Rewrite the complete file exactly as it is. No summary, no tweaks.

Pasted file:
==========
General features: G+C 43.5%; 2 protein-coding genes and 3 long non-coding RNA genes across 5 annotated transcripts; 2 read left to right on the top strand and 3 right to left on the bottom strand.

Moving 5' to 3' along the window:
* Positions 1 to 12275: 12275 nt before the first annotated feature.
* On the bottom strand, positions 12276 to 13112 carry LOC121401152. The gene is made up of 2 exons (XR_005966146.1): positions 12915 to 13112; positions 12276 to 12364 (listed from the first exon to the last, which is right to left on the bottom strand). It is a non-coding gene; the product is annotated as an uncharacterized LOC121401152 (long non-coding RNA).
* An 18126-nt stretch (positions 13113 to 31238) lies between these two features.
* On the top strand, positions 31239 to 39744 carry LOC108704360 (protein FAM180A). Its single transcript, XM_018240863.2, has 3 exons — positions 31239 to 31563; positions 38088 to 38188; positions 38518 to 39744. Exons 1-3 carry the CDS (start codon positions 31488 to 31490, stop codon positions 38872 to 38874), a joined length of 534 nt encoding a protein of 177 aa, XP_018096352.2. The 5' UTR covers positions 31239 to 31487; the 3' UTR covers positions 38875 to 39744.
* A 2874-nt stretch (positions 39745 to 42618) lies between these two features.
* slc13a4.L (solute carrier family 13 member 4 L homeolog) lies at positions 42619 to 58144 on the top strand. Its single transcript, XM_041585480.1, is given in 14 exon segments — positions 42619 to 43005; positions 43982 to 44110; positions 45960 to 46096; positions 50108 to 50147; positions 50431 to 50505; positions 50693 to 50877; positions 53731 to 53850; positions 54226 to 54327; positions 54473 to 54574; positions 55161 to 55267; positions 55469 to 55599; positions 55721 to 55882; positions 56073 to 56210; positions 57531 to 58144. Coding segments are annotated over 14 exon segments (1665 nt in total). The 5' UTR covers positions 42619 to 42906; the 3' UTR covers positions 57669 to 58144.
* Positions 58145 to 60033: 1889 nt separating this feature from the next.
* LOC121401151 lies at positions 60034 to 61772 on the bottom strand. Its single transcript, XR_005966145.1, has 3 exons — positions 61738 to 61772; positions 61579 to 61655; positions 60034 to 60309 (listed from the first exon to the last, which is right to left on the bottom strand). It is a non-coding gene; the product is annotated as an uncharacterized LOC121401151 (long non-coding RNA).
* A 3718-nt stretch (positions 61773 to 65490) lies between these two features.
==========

General features: G+C 43.5%; 2 protein-coding genes and 3 long non-coding RNA genes across 5 annotated transcripts; 2 read left to right on the top strand and 3 right to left on the bottom strand.

Moving 5' to 3' along the window:
* Positions 1 to 12275: 12275 nt before the first annotated feature.
* On the bottom strand, positions 12276 to 13112 carry LOC121401152. The gene is made up of 2 exons (XR_005966146.1): positions 12915 to 13112; positions 12276 to 12364 (listed from the first exon to the last, which is right to left on the bottom strand). It is a non-coding gene; the product is annotated as an uncharacterized LOC121401152 (long non-coding RNA).
* An 18126-nt stretch (positions 13113 to 31238) lies between these two features.
* On the top strand, positions 31239 to 39744 carry LOC108704360 (protein FAM180A). Its single transcript, XM_018240863.2, has 3 exons — positions 31239 to 31563; positions 38088 to 38188; positions 38518 to 39744. Exons 1-3 carry the CDS (start codon positions 31488 to 31490, stop codon positions 38872 to 38874), a joined length of 534 nt encoding a protein of 177 aa, XP_018096352.2. The 5' UTR covers positions 31239 to 31487; the 3' UTR covers positions 38875 to 39744.
* A 2874-nt stretch (positions 39745 to 42618) lies between these two features.
* slc13a4.L (solute carrier family 13 member 4 L homeolog) lies at positions 42619 to 58144 on the top strand. Its single transcript, XM_041585480.1, is given in 14 exon segments — positions 42619 to 43005; positions 43982 to 44110; positions 45960 to 46096; positions 50108 to 50147; positions 50431 to 50505; positions 50693 to 50877; positions 53731 to 53850; positions 54226 to 54327; positions 54473 to 54574; positions 55161 to 55267; positions 55469 to 55599; positions 55721 to 55882; positions 56073 to 56210; positions 57531 to 58144. Coding segments are annotated over 14 exon segments (1665 nt in total). The 5' UTR covers positions 42619 to 42906; the 3' UTR covers positions 57669 to 58144.
* Positions 58145 to 60033: 1889 nt separating this feature from the next.
* LOC121401151 lies at positions 60034 to 61772 on the bottom strand. Its single transcript, XR_005966145.1, has 3 exons — positions 61738 to 61772; positions 61579 to 61655; positions 60034 to 60309 (listed from the first exon to the last, which is right to left on the bottom strand). It is a non-coding gene; the product is annotated as an uncharacterized LOC121401151 (long non-coding RNA).
* A 3718-nt stretch (positions 61773 to 65490) lies between these two features.